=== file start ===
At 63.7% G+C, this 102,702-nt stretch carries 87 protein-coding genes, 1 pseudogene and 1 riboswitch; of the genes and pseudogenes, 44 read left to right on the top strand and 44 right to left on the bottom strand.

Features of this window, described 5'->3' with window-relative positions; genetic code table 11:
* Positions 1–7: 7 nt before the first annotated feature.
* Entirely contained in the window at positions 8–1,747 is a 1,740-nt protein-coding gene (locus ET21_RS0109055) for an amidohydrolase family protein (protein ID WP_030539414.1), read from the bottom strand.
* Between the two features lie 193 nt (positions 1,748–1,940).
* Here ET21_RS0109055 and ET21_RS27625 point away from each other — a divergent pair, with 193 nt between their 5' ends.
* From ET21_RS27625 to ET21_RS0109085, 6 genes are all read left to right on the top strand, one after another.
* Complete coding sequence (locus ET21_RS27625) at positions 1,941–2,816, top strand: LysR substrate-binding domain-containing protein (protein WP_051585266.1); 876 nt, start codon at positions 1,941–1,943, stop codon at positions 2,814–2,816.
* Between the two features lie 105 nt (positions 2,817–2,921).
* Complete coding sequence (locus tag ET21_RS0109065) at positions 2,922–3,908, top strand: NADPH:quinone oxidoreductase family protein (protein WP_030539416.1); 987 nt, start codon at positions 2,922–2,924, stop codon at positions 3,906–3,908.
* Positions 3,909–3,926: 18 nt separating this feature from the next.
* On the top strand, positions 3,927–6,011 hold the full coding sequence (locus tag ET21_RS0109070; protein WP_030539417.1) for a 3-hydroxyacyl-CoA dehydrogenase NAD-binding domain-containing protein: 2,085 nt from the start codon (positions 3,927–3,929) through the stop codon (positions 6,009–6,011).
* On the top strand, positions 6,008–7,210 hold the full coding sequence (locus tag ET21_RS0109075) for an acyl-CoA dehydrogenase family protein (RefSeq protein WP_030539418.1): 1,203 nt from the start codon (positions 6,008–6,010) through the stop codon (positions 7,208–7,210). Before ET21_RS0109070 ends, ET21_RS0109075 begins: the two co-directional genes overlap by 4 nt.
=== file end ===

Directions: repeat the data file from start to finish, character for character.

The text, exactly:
At 63.7% G+C, this 102,702-nt stretch carries 87 protein-coding genes, 1 pseudogene and 1 riboswitch; of the genes and pseudogenes, 44 read left to right on the top strand and 44 right to left on the bottom strand.

Features of this window, described 5'->3' with window-relative positions; genetic code table 11:
* Positions 1–7: 7 nt before the first annotated feature.
* Entirely contained in the window at positions 8–1,747 is a 1,740-nt protein-coding gene (locus ET21_RS0109055) for an amidohydrolase family protein (protein ID WP_030539414.1), read from the bottom strand.
* Between the two features lie 193 nt (positions 1,748–1,940).
* Here ET21_RS0109055 and ET21_RS27625 point away from each other — a divergent pair, with 193 nt between their 5' ends.
* From ET21_RS27625 to ET21_RS0109085, 6 genes are all read left to right on the top strand, one after another.
* Complete coding sequence (locus ET21_RS27625) at positions 1,941–2,816, top strand: LysR substrate-binding domain-containing protein (protein WP_051585266.1); 876 nt, start codon at positions 1,941–1,943, stop codon at positions 2,814–2,816.
* Between the two features lie 105 nt (positions 2,817–2,921).
* Complete coding sequence (locus tag ET21_RS0109065) at positions 2,922–3,908, top strand: NADPH:quinone oxidoreductase family protein (protein WP_030539416.1); 987 nt, start codon at positions 2,922–2,924, stop codon at positions 3,906–3,908.
* Positions 3,909–3,926: 18 nt separating this feature from the next.
* On the top strand, positions 3,927–6,011 hold the full coding sequence (locus tag ET21_RS0109070; protein WP_030539417.1) for a 3-hydroxyacyl-CoA dehydrogenase NAD-binding domain-containing protein: 2,085 nt from the start codon (positions 3,927–3,929) through the stop codon (positions 6,009–6,011).
* On the top strand, positions 6,008–7,210 hold the full coding sequence (locus tag ET21_RS0109075) for an acyl-CoA dehydrogenase family protein (RefSeq protein WP_030539418.1): 1,203 nt from the start codon (positions 6,008–6,010) through the stop codon (positions 7,208–7,210). Before ET21_RS0109070 ends, ET21_RS0109075 begins: the two co-directional genes overlap by 4 nt.